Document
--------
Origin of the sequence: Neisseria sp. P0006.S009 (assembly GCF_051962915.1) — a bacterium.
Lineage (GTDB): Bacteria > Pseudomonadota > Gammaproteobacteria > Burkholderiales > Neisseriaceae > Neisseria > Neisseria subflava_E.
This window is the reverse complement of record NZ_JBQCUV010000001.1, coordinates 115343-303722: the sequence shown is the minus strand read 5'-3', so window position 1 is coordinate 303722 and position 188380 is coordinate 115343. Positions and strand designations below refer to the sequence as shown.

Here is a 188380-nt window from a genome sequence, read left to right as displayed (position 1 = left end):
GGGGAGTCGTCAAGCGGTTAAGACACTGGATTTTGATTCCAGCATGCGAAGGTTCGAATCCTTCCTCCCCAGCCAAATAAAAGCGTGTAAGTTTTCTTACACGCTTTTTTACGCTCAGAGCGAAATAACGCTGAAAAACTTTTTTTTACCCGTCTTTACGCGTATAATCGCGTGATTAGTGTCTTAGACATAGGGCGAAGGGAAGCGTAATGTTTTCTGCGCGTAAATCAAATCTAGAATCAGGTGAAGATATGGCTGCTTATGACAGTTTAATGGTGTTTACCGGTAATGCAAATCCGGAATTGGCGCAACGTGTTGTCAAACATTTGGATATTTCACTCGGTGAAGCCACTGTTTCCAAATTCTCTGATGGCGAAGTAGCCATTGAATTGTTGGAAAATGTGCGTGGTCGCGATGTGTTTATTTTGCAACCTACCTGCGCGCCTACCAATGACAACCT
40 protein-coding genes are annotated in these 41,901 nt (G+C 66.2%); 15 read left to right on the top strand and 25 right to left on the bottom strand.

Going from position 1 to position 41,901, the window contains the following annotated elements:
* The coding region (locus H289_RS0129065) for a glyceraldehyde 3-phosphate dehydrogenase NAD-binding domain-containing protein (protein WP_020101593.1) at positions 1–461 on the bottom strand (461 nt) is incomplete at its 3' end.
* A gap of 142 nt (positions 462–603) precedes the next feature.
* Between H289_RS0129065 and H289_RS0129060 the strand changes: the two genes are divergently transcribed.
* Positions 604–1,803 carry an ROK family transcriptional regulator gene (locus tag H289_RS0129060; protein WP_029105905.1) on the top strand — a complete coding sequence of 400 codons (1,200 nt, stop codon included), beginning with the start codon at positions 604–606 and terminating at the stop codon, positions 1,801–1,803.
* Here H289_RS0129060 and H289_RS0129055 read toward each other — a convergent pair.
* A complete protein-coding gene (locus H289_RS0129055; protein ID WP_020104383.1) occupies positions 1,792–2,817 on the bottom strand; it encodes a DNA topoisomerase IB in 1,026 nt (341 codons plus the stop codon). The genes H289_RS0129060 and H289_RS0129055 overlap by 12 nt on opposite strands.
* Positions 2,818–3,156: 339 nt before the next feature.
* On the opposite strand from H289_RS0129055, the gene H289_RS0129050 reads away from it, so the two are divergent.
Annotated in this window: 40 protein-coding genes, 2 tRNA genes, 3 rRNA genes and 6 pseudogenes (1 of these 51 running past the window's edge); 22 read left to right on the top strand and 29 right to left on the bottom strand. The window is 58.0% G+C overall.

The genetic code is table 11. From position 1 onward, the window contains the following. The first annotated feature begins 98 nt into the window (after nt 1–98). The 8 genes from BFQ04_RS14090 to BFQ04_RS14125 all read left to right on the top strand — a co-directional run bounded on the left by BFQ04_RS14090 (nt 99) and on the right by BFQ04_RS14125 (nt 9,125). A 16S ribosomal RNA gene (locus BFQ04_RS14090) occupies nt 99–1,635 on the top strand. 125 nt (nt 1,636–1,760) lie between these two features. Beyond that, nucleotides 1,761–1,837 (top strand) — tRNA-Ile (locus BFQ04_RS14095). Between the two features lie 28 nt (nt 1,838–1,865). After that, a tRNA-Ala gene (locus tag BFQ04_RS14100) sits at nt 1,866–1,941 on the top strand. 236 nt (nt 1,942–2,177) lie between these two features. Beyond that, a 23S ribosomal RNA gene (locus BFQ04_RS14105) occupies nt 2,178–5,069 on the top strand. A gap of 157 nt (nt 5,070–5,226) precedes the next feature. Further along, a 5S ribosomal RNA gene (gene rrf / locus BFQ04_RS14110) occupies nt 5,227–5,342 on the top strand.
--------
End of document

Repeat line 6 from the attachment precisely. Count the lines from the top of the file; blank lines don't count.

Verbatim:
40 protein-coding genes are annotated in these 41,901 nt (G+C 66.2%); 15 read left to right on the top strand and 25 right to left on the bottom strand.